And how about the Friday afternoons when I pick Flea up early, dash to the cinema to catch a film and then head out for dinner together? It’s a rare time in a busy week that I get to spend dedicated time with my daughter without phone, email or Twitter distracting us. It’s precious to me, and I think to Flea, too.

And of course there are Saturday mornings on the beach, or at the park. Getting some fresh air and some freedom to run around is pretty important for kids, I’d say. As is getting cosy at home on a Sunday afternoon and pulling out the big box of LEGO or Playmobil.

Here are some of the reasons Flea didn’t do her homework over the past week, aside from our regular trips to the park and beach, and swimming. Personally, I think every single one of these was more important than spellings and sums. What do you reckon?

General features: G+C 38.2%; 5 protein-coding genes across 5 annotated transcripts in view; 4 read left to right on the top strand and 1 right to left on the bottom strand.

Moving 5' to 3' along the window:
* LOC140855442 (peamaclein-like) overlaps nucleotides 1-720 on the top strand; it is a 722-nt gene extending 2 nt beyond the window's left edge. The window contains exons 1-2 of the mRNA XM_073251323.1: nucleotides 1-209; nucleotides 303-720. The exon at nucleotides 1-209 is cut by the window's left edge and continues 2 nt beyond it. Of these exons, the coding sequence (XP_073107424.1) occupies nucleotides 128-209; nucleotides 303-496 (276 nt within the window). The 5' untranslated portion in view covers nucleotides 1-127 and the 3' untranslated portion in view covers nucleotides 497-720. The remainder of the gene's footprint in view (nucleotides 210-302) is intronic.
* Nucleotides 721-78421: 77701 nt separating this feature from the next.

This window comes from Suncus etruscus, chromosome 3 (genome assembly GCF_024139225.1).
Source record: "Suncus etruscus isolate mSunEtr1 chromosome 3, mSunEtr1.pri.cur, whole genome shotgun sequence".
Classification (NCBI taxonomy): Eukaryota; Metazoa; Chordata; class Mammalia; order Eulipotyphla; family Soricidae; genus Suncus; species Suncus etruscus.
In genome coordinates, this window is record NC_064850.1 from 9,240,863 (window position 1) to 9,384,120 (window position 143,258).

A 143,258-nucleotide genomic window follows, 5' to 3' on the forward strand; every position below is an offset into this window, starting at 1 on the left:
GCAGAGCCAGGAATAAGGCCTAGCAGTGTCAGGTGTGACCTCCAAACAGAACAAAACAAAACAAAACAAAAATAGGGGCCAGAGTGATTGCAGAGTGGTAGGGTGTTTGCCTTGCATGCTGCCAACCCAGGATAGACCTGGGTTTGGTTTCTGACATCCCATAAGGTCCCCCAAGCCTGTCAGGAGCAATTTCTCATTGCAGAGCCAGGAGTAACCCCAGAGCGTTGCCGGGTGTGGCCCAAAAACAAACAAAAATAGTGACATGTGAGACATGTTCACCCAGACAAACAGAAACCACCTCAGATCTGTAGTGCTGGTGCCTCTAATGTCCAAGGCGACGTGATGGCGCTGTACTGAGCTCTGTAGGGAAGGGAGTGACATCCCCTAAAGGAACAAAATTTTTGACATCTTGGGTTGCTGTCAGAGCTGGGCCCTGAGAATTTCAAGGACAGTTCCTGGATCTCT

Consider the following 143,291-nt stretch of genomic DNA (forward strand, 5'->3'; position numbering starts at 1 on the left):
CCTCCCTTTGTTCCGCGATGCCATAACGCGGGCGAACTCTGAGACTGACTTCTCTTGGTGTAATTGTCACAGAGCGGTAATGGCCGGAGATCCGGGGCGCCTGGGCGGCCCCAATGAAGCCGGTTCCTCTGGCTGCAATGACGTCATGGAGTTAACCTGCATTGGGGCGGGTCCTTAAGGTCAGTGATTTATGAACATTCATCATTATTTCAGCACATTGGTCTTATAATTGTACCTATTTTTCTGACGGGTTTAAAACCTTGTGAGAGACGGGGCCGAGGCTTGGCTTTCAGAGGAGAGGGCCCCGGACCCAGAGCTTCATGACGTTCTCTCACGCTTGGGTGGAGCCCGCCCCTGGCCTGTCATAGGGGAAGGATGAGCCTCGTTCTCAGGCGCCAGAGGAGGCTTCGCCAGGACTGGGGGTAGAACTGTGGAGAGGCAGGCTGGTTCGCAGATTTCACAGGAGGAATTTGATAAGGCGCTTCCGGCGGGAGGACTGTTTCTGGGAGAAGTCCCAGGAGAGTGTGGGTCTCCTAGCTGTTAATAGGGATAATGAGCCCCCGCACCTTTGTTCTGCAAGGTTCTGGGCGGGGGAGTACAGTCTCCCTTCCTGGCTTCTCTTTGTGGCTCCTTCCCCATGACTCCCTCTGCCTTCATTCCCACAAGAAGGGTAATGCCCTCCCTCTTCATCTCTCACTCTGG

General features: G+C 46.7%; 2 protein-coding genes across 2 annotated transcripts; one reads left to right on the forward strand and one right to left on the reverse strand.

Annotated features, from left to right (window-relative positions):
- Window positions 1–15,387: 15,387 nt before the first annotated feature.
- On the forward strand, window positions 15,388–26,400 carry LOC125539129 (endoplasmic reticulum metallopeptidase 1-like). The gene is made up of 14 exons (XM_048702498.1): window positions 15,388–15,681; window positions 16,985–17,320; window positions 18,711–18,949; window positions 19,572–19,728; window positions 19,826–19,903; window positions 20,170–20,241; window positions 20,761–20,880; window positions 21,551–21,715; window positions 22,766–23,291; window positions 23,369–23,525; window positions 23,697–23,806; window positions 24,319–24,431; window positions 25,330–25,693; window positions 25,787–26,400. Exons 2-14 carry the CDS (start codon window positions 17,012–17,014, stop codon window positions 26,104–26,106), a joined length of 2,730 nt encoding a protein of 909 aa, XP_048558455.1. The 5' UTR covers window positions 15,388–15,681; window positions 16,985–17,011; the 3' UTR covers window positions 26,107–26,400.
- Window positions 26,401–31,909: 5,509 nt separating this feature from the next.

weekend activities

  1. Spending an entire afternoon playing with Playmobil’s new Western sets
  2. An overnight residential trip with school. After being nervous for weeks, turned out Flea adored it
  3. Learning to use Skype and chatting with her best friend, who had made a Powerpoint presentation called MY BFF: Flea.ย 
  4. Visiting her grandparents, where she spent the afternoon drawing comic strips for them to read and admire
  5. Being invested and officially joining the local cub group
  6. Making home-made pizza after school and settling down to watch a movie together

I’d love to know – what’s on your More Important Than Homework list?


Sally is a full-time blogger and founder of the Tots100, Trips100, Foodies100 and HIBS100 communities, along with the MAD Blog Awards. She spends a bit too much time on the Internet. She's also a very happy Mum to Flea, the world's coolest ten year old.

About The Author


Sally is a full-time blogger and founder of the Tots100, Trips100, Foodies100 and HIBS100 communities, along with the MAD Blog Awards. She spends a bit too much time on the Internet. She's also a very happy Mum to Flea, the world's coolest ten year old.


  1. Claire